We have an opportunity to find out what policymakers at the Bank of England are thinking today especially as the speech I am about to analyse keys with the latest economic news. Sir David Ramsden who prefers to be called Dave has given a speech in Inverness, so let us give him some credit for venturing forth from London. However before we get to the economics there is a systemic problem highlighted by it and him so let’s get straight to it.
when I became Chief Economic Adviser at
the Treasury in 2007.
Let me add to that with this from the Bank of England website.
Before joining the Bank, Dave was Chief Economic Adviser to the Treasury and Head of the Government Economic Service from 2007 – 2017. He was responsible for advising on UK macroeconomic policy and was the Government’s representative of the meetings of the Bank’s Monetary Policy Committee. Previous to that he held a number of civil service roles including leading the Treasury work advising on whether the UK should join the Euro.
Now let me remind us all that the changes in 1997 were supposed to make the Bank of England independent, and what that meant was independent of Her Majesty’s Treasury. As you can see Dave is steeped in it. This is common amongst the Deputy-Governor’s as both Ben Broadbent, Jon Cunliffe and Sam Woods are also alumni of HM Treasury. As you can see independence was a temporary feature which HM Treasury saw as a challenge. This is a big deal when we look at policies like QE which is presented as one body (treasury) being different from the other (central bank ) whereas it is really smoke and mirrors.
Here is an area where I broadly agree.
Much of the apparent growth in finance sector productivity before the crisis reflected profits on the risky lending that led to the crisis itself. Indeed the way finance sector output is measured meant that the rate of bank balance sheet expansion translated directly into the measured
contribution of the finance sector to productivity growth.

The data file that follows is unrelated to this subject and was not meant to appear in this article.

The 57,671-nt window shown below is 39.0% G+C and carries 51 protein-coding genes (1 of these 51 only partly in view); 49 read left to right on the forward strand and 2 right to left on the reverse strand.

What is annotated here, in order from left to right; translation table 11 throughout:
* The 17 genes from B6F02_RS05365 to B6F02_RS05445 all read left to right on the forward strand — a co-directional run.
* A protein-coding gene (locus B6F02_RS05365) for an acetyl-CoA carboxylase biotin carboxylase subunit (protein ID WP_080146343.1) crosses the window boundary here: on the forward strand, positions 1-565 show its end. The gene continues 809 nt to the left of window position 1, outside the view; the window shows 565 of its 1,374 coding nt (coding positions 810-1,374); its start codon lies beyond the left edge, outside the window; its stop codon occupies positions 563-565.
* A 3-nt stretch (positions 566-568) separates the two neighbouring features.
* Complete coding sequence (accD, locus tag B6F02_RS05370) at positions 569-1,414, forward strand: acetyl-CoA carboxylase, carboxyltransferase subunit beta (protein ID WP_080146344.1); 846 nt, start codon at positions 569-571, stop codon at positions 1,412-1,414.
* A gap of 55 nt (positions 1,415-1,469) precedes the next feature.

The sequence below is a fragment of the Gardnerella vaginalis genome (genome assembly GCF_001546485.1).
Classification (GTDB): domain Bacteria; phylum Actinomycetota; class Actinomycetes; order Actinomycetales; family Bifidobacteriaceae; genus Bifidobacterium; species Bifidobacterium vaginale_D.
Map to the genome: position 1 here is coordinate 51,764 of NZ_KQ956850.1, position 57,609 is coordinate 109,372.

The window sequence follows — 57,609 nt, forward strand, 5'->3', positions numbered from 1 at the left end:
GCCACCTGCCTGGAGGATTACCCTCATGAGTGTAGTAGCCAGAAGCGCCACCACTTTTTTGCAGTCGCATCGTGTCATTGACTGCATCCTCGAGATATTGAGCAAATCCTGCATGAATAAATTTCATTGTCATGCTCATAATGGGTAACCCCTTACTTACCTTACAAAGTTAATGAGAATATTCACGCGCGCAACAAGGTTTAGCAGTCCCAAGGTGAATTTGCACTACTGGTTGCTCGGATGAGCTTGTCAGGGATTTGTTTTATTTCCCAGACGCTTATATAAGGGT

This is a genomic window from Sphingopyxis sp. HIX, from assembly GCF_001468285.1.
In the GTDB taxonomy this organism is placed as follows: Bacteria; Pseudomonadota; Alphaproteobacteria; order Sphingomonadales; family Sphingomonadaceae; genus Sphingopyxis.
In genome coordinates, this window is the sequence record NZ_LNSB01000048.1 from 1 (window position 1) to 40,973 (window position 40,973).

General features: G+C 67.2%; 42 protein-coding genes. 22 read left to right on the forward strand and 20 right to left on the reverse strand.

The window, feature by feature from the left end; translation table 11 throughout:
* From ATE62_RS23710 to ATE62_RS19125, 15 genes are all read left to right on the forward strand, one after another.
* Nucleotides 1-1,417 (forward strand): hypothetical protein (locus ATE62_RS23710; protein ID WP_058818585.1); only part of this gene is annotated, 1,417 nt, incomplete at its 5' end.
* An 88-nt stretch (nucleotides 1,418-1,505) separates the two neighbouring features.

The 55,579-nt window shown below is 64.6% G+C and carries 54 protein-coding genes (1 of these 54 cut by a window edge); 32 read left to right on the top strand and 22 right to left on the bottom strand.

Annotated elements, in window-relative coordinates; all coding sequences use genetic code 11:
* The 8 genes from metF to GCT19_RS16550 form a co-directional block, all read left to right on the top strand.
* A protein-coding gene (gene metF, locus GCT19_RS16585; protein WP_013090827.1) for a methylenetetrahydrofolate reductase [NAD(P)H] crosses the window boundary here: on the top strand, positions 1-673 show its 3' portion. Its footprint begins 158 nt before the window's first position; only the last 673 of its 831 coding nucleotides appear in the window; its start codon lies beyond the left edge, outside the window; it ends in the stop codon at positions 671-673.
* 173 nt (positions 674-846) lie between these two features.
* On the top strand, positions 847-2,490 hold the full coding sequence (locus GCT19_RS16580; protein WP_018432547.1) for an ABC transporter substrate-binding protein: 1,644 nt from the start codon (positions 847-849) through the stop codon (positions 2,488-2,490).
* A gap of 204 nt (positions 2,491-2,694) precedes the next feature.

It is rare to see any sort of even implied criticism for “The Precious” so we should welcome this. Also you may note there is also implied criticism of the concept.
The UK manufacturing sector is now much
more productive as a result – but is also smaller.
I do not know if he thinks of it like this but if the sector which is most likely to be productive is getting smaller and being replaced by services there is a clear issue.
Moving to policy we get a clue from this view from Dave who says he expects a lower level of productivity growth than this..
This judgement is embedded in
our Inflation Report forecasts, where we now assume productivity growth of around 1%.
This means that he has a downbeat view on prospects for the UK economy.
Since productivity growth is a key determinant of how fast the economy can sustainably grow –
what I just described as the economy’s “speed limit” – that also means that, all else equal, I am a little more
pessimistic about future GDP growth.
There is a two-way swing here where we get plenty of excuses but the reality is or rather was this.
And GDP turned out to be robust: it has grown by around 1% more than we predicted in August
2016, immediately after the referendum.
However Dave when looking ahead seems to be concentrating on a familiar area, can you spot it?
We have evaluated what effect of a worst case
disorderly scenario, featuring much lower GDP, higher inflation and unemployment and much lower house
prices, would be on the core banking system,
However his view on the problems of unexpected events did get some support from this morning’s release from the UK motor industry or SMMT.
British car manufacturing output plummeted by almost half in April, according to figures published today by the Society of Motor Manufacturers and Traders (SMMT).